The Army has ordered the removal of Fort Hood commander after the military installation was put on the spotlight over a string of deaths and disappearances of at least soldiers.
Major General Scott Efflandt had served as the post commander since his was predecessor deployed to Iraq a year ago.
He was then removed from his post and will no longer take command of the 1st Armored Division and Fort Bliss, Texas as originally scheduled.
“With respect to Gen. Efflandt, he will stay at Fort Hood until the culmination of these investigations, and once the determinations are made, then we will know what is next for him,” announced Army Secretary Ryan McCarthy on a press briefing.
Major General John Richardson IV was directed to formally assume the role of acting commander at Fort Hood starting Wednesday, the same day Efflandt will officially leave his post.
General John Murray of the Army Futures Command was appointed to lead an in-depth investigation for the disappearance of Spc. Vanessa Guillen, a Fort Hood soldier who was allegedly killed in an armory and then dismembered by a fellow soldier.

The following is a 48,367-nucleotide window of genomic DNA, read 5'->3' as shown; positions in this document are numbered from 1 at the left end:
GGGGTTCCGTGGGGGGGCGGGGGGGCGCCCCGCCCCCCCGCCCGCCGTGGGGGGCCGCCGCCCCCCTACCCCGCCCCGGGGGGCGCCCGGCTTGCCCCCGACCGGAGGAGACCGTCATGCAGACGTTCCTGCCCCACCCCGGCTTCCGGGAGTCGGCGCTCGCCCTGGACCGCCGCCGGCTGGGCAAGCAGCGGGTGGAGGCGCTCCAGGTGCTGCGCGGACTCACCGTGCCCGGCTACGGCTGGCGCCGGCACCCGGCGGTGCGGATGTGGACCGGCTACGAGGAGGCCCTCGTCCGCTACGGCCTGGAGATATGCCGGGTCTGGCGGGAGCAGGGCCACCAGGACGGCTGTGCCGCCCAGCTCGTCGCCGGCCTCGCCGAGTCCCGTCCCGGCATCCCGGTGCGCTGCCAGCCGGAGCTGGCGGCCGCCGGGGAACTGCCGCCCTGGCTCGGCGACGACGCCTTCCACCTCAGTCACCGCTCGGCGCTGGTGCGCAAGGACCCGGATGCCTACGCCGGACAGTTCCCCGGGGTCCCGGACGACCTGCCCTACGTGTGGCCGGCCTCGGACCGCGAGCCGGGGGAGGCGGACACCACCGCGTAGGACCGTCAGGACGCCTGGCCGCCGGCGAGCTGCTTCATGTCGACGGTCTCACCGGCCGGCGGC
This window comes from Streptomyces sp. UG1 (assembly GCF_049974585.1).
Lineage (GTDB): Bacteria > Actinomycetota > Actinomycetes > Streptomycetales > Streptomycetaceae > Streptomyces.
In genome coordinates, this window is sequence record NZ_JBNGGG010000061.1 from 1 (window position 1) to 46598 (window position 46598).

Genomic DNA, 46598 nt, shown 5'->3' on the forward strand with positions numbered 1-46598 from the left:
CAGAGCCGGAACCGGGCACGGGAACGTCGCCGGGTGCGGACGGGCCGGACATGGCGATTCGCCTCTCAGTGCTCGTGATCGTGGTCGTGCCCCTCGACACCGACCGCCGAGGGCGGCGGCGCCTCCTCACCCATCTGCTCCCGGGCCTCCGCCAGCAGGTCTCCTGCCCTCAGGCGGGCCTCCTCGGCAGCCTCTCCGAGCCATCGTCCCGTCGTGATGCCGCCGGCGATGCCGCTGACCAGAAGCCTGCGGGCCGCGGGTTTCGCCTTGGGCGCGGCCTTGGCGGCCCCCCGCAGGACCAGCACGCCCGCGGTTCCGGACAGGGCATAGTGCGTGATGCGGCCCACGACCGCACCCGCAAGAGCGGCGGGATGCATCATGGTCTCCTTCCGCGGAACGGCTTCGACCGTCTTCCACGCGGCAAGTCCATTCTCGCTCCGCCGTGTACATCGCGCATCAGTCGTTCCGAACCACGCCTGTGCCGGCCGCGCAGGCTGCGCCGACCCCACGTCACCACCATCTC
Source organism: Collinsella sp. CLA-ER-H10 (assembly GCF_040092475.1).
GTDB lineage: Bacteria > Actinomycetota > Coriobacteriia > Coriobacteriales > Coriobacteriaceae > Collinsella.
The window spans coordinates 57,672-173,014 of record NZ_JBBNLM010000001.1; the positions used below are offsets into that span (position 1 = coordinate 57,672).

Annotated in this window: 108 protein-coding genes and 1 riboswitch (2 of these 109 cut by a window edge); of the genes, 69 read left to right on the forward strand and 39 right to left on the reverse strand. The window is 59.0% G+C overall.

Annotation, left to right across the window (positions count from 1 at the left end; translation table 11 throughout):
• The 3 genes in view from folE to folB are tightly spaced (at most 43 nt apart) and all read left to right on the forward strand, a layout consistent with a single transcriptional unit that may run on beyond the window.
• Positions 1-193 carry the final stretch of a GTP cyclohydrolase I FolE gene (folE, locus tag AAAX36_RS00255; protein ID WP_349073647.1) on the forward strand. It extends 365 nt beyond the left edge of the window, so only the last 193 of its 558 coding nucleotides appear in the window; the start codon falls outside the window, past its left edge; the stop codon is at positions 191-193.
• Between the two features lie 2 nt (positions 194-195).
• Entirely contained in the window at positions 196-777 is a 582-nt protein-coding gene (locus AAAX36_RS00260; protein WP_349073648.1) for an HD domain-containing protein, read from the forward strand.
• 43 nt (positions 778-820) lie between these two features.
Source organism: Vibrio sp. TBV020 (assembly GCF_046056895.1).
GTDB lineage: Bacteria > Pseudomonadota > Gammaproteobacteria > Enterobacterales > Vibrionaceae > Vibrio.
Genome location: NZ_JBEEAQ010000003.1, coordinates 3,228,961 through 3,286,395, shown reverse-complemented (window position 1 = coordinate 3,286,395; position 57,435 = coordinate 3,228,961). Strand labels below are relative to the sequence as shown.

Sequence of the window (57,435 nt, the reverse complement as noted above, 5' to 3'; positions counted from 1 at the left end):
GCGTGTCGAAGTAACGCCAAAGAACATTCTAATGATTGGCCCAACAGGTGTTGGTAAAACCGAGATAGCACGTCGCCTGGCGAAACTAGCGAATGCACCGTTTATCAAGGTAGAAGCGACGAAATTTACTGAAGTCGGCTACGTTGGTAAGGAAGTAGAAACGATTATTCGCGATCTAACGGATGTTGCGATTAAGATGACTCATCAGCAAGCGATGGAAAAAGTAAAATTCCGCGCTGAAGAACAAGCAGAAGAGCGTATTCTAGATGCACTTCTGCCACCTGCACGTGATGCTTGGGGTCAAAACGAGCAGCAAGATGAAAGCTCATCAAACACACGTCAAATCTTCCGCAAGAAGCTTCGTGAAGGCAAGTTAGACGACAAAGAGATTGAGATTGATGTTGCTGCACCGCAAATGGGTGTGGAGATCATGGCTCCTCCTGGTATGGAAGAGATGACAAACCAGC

Murray’s Army Regulation 15-6 investigation, who will also investigate the post’s chain of command, is separate from an independent review of Fort Hood that started in August.
McCarthy said that Murray’s investigation will include “a comprehensive look” at the command’s action following Guillen’s disappearance on April 22, and the discovery of her remains in a shallow grave about 20 miles from the central Texas Army base months later.
“We’ve asked an awful lot out of Fort Hood and we’ve asked a lot out of the units. These units have been in continuous combat and operational rotations for the last 20 years,” said Army Chief of Staff General James McConville.
“There’s a lot … going on in organizations that we want to make sure that we understand and put the proper corrections in place.”